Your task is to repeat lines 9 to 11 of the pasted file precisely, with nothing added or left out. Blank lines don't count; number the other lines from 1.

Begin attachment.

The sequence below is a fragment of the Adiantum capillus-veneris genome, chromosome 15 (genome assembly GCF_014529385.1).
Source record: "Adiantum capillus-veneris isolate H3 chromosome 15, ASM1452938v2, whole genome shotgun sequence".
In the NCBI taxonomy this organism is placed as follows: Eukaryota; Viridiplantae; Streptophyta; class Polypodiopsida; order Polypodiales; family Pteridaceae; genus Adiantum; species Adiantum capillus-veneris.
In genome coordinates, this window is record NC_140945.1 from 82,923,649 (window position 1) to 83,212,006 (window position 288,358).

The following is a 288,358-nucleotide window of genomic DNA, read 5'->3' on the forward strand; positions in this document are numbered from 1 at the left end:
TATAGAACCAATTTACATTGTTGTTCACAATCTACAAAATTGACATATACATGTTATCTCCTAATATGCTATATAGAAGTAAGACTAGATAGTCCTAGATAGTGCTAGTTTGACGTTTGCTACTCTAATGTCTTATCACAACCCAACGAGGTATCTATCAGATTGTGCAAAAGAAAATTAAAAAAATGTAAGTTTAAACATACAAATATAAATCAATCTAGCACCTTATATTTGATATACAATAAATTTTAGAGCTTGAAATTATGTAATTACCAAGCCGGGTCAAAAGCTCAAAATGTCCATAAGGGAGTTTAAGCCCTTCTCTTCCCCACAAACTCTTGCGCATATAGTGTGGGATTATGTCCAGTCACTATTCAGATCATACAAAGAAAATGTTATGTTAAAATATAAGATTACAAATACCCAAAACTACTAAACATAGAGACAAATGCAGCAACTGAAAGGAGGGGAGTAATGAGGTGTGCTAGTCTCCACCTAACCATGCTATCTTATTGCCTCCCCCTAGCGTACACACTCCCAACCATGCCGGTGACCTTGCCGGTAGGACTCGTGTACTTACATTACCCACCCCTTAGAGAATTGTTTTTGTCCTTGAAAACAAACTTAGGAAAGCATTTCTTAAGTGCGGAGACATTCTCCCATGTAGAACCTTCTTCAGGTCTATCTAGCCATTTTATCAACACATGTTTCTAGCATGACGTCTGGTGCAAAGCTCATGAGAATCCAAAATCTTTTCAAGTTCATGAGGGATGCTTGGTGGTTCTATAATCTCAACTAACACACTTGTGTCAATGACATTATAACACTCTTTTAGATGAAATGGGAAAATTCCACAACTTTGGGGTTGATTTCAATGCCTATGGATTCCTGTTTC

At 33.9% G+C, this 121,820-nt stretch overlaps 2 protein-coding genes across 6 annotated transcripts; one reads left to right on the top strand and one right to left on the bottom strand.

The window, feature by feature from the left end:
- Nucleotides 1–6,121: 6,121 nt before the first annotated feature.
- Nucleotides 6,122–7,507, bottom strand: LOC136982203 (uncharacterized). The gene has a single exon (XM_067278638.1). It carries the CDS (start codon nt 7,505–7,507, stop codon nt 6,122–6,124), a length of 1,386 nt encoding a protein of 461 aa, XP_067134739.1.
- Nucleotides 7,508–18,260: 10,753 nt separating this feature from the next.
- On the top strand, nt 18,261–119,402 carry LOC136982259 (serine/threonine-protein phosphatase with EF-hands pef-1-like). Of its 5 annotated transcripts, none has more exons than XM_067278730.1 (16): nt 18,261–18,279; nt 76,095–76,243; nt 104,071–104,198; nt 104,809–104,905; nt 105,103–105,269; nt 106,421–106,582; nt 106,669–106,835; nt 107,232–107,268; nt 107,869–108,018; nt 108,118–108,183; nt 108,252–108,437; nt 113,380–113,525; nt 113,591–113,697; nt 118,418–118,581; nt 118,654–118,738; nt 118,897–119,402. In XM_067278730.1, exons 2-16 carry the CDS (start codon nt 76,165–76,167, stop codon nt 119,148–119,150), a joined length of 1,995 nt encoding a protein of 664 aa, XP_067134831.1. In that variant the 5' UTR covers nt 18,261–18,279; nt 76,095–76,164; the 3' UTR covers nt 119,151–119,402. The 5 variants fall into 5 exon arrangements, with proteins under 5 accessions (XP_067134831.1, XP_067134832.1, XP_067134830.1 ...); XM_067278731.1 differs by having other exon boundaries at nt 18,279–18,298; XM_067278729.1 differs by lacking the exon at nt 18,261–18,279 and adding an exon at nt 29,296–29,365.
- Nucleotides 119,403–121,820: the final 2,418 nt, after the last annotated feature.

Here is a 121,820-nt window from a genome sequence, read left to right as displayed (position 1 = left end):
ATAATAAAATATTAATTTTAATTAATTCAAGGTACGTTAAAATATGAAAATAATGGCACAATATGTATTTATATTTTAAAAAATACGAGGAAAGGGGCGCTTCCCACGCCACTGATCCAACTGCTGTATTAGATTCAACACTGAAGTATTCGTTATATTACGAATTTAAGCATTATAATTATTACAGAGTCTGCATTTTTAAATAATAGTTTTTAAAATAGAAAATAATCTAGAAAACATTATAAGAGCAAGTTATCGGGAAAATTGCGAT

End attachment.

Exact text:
- Nucleotides 1–6,121: 6,121 nt before the first annotated feature.
- Nucleotides 6,122–7,507, bottom strand: LOC136982203 (uncharacterized). The gene has a single exon (XM_067278638.1). It carries the CDS (start codon nt 7,505–7,507, stop codon nt 6,122–6,124), a length of 1,386 nt encoding a protein of 461 aa, XP_067134739.1.
- Nucleotides 7,508–18,260: 10,753 nt separating this feature from the next.